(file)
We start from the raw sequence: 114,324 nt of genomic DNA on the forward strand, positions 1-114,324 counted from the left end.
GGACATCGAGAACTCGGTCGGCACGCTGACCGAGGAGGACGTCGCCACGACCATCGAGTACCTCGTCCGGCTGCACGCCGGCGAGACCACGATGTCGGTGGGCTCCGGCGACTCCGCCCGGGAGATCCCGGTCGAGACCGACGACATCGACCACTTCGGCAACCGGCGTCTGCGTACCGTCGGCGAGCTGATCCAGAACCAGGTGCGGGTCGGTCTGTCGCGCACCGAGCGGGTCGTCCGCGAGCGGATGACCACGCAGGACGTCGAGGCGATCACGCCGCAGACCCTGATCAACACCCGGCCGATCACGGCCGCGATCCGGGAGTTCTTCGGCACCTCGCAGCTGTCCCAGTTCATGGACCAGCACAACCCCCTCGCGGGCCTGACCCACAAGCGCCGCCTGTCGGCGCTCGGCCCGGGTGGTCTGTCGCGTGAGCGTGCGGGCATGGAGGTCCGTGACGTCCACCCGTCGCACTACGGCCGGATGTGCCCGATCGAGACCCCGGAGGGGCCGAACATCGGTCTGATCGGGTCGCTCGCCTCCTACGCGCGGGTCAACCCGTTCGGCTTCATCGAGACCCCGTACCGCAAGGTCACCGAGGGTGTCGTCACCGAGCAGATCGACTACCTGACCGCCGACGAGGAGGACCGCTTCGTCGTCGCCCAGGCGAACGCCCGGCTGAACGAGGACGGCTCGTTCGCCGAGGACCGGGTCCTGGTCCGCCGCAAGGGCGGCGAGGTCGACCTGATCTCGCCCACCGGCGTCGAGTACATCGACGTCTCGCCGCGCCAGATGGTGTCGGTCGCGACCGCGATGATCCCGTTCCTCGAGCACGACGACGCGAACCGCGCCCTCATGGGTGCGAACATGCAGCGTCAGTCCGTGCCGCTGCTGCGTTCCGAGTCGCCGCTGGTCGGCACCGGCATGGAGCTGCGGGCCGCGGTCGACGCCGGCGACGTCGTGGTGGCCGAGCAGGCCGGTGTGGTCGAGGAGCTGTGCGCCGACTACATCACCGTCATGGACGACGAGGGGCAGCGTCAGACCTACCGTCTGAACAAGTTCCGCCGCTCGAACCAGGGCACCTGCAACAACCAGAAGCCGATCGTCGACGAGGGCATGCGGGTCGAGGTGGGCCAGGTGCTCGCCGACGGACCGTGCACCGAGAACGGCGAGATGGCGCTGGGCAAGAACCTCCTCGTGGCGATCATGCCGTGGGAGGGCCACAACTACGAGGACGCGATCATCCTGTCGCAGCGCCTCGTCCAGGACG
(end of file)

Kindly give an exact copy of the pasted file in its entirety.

We start from the raw sequence: 114,324 nt of genomic DNA on the forward strand, positions 1-114,324 counted from the left end.
GGACATCGAGAACTCGGTCGGCACGCTGACCGAGGAGGACGTCGCCACGACCATCGAGTACCTCGTCCGGCTGCACGCCGGCGAGACCACGATGTCGGTGGGCTCCGGCGACTCCGCCCGGGAGATCCCGGTCGAGACCGACGACATCGACCACTTCGGCAACCGGCGTCTGCGTACCGTCGGCGAGCTGATCCAGAACCAGGTGCGGGTCGGTCTGTCGCGCACCGAGCGGGTCGTCCGCGAGCGGATGACCACGCAGGACGTCGAGGCGATCACGCCGCAGACCCTGATCAACACCCGGCCGATCACGGCCGCGATCCGGGAGTTCTTCGGCACCTCGCAGCTGTCCCAGTTCATGGACCAGCACAACCCCCTCGCGGGCCTGACCCACAAGCGCCGCCTGTCGGCGCTCGGCCCGGGTGGTCTGTCGCGTGAGCGTGCGGGCATGGAGGTCCGTGACGTCCACCCGTCGCACTACGGCCGGATGTGCCCGATCGAGACCCCGGAGGGGCCGAACATCGGTCTGATCGGGTCGCTCGCCTCCTACGCGCGGGTCAACCCGTTCGGCTTCATCGAGACCCCGTACCGCAAGGTCACCGAGGGTGTCGTCACCGAGCAGATCGACTACCTGACCGCCGACGAGGAGGACCGCTTCGTCGTCGCCCAGGCGAACGCCCGGCTGAACGAGGACGGCTCGTTCGCCGAGGACCGGGTCCTGGTCCGCCGCAAGGGCGGCGAGGTCGACCTGATCTCGCCCACCGGCGTCGAGTACATCGACGTCTCGCCGCGCCAGATGGTGTCGGTCGCGACCGCGATGATCCCGTTCCTCGAGCACGACGACGCGAACCGCGCCCTCATGGGTGCGAACATGCAGCGTCAGTCCGTGCCGCTGCTGCGTTCCGAGTCGCCGCTGGTCGGCACCGGCATGGAGCTGCGGGCCGCGGTCGACGCCGGCGACGTCGTGGTGGCCGAGCAGGCCGGTGTGGTCGAGGAGCTGTGCGCCGACTACATCACCGTCATGGACGACGAGGGGCAGCGTCAGACCTACCGTCTGAACAAGTTCCGCCGCTCGAACCAGGGCACCTGCAACAACCAGAAGCCGATCGTCGACGAGGGCATGCGGGTCGAGGTGGGCCAGGTGCTCGCCGACGGACCGTGCACCGAGAACGGCGAGATGGCGCTGGGCAAGAACCTCCTCGTGGCGATCATGCCGTGGGAGGGCCACAACTACGAGGACGCGATCATCCTGTCGCAGCGCCTCGTCCAGGACG